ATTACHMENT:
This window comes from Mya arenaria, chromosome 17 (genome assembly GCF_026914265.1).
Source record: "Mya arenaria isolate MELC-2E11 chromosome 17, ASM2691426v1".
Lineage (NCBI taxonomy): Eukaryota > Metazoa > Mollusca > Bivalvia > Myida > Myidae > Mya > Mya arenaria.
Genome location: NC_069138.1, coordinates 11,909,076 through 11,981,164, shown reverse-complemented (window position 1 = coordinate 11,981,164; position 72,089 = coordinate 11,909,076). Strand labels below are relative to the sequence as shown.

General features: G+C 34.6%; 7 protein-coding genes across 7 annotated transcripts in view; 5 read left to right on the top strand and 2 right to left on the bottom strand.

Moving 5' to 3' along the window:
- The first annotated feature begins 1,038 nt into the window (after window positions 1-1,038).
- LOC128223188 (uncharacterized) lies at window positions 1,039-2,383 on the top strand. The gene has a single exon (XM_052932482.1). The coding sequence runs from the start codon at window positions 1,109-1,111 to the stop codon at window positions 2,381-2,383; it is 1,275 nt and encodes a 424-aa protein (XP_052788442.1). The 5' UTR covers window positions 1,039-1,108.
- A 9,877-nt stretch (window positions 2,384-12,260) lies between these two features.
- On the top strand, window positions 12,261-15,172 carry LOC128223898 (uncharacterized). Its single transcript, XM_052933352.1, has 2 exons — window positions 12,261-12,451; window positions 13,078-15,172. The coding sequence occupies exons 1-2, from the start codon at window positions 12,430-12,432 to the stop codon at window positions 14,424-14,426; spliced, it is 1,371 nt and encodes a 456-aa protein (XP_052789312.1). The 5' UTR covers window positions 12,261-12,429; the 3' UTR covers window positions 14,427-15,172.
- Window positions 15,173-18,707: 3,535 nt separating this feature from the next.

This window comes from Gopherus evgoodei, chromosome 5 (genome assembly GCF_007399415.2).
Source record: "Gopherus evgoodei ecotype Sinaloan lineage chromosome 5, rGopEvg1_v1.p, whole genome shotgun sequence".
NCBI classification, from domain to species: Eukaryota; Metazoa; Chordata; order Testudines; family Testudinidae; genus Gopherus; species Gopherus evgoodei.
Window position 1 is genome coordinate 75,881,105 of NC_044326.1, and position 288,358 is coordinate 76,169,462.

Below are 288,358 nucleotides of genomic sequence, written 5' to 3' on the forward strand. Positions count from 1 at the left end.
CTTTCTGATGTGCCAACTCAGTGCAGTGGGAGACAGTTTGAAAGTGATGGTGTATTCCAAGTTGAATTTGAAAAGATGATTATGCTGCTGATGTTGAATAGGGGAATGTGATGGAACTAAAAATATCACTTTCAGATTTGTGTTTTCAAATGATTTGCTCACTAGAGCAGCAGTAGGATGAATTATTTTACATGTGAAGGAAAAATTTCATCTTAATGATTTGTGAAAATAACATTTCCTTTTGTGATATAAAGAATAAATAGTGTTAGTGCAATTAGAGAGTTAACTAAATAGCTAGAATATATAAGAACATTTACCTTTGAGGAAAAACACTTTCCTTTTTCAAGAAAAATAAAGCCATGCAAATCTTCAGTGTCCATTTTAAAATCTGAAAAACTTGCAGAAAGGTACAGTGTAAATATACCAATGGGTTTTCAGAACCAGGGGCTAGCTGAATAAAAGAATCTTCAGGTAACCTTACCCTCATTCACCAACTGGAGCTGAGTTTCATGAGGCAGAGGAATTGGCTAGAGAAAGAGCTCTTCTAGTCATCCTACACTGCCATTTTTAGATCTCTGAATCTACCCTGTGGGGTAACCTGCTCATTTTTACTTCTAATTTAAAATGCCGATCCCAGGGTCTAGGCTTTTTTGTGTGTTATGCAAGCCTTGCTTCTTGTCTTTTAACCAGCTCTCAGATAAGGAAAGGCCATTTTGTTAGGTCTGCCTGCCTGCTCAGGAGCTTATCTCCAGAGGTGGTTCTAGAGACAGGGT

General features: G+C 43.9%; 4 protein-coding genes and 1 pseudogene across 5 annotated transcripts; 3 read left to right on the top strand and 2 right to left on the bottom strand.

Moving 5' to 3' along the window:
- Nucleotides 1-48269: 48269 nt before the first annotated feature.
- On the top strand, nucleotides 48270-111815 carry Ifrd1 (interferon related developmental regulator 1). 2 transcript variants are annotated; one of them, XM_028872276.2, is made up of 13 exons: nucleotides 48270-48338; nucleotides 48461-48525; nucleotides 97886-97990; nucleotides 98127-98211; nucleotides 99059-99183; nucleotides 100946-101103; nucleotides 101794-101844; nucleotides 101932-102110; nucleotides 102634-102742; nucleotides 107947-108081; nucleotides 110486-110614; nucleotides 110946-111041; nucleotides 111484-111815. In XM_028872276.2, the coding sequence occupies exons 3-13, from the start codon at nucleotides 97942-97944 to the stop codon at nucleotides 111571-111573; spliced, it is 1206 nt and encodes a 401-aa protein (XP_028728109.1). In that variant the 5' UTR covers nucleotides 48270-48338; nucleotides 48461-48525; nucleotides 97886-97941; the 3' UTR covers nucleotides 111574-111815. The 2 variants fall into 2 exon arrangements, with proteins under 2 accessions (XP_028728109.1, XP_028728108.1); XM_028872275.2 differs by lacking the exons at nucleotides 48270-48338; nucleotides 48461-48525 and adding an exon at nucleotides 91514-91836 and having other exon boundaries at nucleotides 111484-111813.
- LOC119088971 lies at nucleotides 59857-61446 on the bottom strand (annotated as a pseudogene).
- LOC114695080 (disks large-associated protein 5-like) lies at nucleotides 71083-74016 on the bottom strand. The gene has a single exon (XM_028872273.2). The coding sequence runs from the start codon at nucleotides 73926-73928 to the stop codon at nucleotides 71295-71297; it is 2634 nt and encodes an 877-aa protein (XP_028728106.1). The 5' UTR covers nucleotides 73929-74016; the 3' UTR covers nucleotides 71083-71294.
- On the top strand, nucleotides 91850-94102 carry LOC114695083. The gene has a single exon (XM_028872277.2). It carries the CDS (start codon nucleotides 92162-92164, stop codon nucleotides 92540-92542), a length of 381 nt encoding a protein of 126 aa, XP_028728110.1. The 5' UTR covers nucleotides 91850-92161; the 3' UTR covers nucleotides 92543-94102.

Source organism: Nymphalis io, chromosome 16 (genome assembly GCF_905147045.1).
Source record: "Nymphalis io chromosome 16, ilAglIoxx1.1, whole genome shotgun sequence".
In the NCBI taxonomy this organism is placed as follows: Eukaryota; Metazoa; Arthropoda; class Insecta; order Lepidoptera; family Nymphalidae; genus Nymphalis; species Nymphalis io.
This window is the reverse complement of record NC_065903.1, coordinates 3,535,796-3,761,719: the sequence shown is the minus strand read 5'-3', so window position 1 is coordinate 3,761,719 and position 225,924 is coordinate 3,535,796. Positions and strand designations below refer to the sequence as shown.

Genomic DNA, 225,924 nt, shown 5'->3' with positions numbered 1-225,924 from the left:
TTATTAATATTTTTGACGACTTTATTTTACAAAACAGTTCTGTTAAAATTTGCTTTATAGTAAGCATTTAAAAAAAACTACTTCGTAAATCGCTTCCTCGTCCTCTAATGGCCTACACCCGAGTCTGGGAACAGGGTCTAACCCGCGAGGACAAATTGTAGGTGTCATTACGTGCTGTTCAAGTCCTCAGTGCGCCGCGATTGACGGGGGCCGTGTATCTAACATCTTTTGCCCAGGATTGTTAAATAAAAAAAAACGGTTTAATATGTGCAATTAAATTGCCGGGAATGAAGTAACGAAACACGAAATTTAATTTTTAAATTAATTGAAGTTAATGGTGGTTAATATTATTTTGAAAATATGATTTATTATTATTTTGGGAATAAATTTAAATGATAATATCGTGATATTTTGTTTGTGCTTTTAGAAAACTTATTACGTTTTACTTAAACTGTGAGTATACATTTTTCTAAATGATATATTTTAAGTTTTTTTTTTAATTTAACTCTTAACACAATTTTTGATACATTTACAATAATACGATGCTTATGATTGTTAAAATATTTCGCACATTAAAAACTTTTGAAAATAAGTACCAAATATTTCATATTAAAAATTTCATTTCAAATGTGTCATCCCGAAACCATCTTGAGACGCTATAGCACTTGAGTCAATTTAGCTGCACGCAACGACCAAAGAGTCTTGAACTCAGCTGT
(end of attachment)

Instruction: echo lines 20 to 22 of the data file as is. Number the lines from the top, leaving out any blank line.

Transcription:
- Nucleotides 1-48269: 48269 nt before the first annotated feature.
- On the top strand, nucleotides 48270-111815 carry Ifrd1 (interferon related developmental regulator 1). 2 transcript variants are annotated; one of them, XM_028872276.2, is made up of 13 exons: nucleotides 48270-48338; nucleotides 48461-48525; nucleotides 97886-97990; nucleotides 98127-98211; nucleotides 99059-99183; nucleotides 100946-101103; nucleotides 101794-101844; nucleotides 101932-102110; nucleotides 102634-102742; nucleotides 107947-108081; nucleotides 110486-110614; nucleotides 110946-111041; nucleotides 111484-111815. In XM_028872276.2, the coding sequence occupies exons 3-13, from the start codon at nucleotides 97942-97944 to the stop codon at nucleotides 111571-111573; spliced, it is 1206 nt and encodes a 401-aa protein (XP_028728109.1). In that variant the 5' UTR covers nucleotides 48270-48338; nucleotides 48461-48525; nucleotides 97886-97941; the 3' UTR covers nucleotides 111574-111815. The 2 variants fall into 2 exon arrangements, with proteins under 2 accessions (XP_028728109.1, XP_028728108.1); XM_028872275.2 differs by lacking the exons at nucleotides 48270-48338; nucleotides 48461-48525 and adding an exon at nucleotides 91514-91836 and having other exon boundaries at nucleotides 111484-111813.
- LOC119088971 lies at nucleotides 59857-61446 on the bottom strand (annotated as a pseudogene).